Distillery District

Why is the Distillery District historic?

The Distillery District in Toronto is one of the city’s most exciting destination spots. But more than its allure, it also tempts many tourists with its interesting past and history.

Let’s take a look at how the Distillery District came to be the place that it is today.

History of the Distillery District: Fast Facts

  • In 1832, James Wort and William Gooderham built a brick windmill that soared 22 meters from the ground. Guess broken air conditioners weren’t much of a problem back then with icons like this one! 
  • Gooderham was left on his own when Wort met an untimely death in 1834. However, like most points in history, it’s only the beginning of a new journey. 
  • In 1837, there was high production of grain amongst the farms of Upper Canada. Gooderham knocked on a new opportunity by adding a distillery to the gristmill, which would soon produce 2 million gallons of whiskey per year by 1861.
  • Gooderham’s son and nephew had joined Wort in this endeavor in the thriving distillery. For a time, they became the world’s biggest maker of spirits – perhaps producing enough for every bar in Toronto and beyond Canada.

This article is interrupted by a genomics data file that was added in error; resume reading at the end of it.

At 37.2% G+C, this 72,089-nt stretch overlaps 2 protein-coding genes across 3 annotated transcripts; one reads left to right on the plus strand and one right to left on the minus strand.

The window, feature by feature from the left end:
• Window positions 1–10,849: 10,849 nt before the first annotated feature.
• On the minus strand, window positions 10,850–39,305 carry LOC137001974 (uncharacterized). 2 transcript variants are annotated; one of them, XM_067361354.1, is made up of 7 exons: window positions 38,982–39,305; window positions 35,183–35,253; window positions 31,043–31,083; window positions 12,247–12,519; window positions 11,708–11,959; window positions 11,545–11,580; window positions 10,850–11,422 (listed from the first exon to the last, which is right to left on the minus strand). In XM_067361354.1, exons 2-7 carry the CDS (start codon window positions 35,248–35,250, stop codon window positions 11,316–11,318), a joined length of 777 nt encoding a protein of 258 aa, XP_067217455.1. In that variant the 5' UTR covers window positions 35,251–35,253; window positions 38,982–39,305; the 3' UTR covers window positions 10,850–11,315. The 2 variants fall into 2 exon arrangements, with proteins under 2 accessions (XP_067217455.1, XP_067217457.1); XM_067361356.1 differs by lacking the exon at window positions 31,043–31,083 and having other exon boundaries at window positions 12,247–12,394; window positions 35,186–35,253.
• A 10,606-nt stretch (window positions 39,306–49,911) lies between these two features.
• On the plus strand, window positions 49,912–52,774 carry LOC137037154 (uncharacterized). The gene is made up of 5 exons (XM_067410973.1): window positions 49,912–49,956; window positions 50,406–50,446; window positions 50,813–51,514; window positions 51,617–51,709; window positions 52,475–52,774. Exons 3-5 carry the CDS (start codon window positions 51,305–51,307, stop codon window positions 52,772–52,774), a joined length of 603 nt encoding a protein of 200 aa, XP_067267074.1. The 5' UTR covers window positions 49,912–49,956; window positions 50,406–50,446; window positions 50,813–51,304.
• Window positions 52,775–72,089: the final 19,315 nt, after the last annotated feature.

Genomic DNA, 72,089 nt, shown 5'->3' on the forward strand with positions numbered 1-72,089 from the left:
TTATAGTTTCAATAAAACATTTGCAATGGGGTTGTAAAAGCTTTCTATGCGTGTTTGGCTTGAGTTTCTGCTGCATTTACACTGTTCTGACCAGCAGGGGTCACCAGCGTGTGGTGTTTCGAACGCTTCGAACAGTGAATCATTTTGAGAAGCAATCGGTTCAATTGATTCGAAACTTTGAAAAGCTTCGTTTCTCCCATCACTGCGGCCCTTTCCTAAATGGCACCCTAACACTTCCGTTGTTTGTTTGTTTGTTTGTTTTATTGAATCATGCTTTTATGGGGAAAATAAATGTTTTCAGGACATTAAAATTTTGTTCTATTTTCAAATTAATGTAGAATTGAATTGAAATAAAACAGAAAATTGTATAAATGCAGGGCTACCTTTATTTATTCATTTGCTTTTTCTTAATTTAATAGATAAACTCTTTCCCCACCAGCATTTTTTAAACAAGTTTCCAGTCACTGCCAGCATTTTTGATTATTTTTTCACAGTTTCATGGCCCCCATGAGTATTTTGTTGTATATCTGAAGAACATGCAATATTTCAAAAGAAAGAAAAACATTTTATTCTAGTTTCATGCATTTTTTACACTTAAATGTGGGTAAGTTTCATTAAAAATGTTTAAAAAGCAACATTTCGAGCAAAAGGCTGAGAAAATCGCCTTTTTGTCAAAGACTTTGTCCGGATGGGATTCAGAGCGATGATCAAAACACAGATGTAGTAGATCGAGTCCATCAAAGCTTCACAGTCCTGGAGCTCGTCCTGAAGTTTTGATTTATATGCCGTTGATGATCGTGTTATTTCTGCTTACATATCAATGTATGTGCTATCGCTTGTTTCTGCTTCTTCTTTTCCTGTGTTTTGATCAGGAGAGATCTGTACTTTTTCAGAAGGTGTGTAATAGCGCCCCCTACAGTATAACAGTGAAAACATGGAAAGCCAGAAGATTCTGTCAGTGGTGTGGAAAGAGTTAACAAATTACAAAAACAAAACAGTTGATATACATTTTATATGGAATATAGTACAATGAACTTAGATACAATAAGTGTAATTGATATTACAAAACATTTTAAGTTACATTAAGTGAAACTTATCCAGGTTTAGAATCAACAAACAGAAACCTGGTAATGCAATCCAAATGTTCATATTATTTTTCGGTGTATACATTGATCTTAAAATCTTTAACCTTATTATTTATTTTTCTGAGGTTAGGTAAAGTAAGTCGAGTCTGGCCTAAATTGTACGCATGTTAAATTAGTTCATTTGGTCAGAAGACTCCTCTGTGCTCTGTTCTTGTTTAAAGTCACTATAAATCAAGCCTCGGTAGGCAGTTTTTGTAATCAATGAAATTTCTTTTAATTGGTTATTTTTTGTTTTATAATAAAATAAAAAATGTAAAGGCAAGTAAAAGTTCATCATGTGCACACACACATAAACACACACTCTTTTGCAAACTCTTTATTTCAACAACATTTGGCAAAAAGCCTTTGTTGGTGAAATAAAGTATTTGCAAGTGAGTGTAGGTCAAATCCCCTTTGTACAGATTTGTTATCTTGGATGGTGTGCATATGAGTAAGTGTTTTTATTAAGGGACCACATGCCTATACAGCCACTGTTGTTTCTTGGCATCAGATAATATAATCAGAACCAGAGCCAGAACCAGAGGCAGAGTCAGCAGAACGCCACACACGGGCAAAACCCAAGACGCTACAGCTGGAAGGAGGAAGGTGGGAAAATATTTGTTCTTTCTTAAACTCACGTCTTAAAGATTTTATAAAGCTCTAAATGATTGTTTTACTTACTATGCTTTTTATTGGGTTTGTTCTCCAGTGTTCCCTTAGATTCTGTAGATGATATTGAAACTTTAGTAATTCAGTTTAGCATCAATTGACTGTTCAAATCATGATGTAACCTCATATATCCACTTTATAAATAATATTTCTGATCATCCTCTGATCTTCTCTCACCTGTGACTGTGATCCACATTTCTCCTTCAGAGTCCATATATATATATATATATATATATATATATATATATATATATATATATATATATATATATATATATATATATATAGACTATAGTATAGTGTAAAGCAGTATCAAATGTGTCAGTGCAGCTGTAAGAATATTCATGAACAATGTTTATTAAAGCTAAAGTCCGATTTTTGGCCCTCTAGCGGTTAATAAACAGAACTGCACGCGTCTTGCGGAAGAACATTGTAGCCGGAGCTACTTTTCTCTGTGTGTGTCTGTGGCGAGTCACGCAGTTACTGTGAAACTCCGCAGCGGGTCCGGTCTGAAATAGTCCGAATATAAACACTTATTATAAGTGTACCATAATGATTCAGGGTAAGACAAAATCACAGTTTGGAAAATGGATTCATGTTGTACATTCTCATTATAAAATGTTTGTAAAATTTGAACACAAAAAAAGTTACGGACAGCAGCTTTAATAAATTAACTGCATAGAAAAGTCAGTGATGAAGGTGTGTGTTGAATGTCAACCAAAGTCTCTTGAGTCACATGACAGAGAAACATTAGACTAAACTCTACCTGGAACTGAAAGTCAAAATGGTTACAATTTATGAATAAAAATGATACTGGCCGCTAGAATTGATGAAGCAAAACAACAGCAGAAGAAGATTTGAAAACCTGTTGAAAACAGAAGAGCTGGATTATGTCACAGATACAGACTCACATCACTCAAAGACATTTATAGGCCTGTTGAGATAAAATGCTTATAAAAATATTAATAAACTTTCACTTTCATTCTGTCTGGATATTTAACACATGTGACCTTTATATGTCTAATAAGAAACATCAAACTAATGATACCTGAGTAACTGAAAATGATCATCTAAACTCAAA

• As the early years of the 1960s came, the original brick windmill was demolished, but it paved the way for more redbrick buildings. The most skilled of architects would agree that the Victorian buildings were a marvelous touch.
  • Things took a tough turn for the distillery business during World War I and the Prohibition Era. Even today’s standards and employment laws can’t wring the business out of the mud. 
  • Post-war, alcohol prohibition forced Gooderham and Worts’ son to sell the business. While many will argue it’s a terrible decision, it gave the original founders a more concrete financial foothold as times were tough then. 

Distillery District as an Icon of the Past and Present

  • The Gooderham and Worts Complex was then assigned as a Canada National Historic Site in 1988. After 153 years of production, the distillery was officially closed in 1990
  • Videographers and filmmakers alike had their fair share of using the already closed distillery complex as inspiration. In fact, it’s said that more than 1,700 films were shot in this place, despite it being closed. 
  • Cityscape Holdings purchased the distillery in 2001 to renovate and restore the place back to its former glory. It will soon be known as the iconic Distillery Historic District that people know today. 
  • The Distillery District was reconstructed as a neighborhood that celebrates art and entertainment. It’s also become an epicenter of cultural bloom in the city and for the residents soon to flock the place. 
  • In 2003, the Distillery District was opened to the public, making it a top destination. It’s a picture-perfect background too for thousands of photographers across the world.
  • Spirit of York Distillery Co. reclaimed the Gooderham and Worts malting room in 2017. Since then, it’s been the home of the new distillery.

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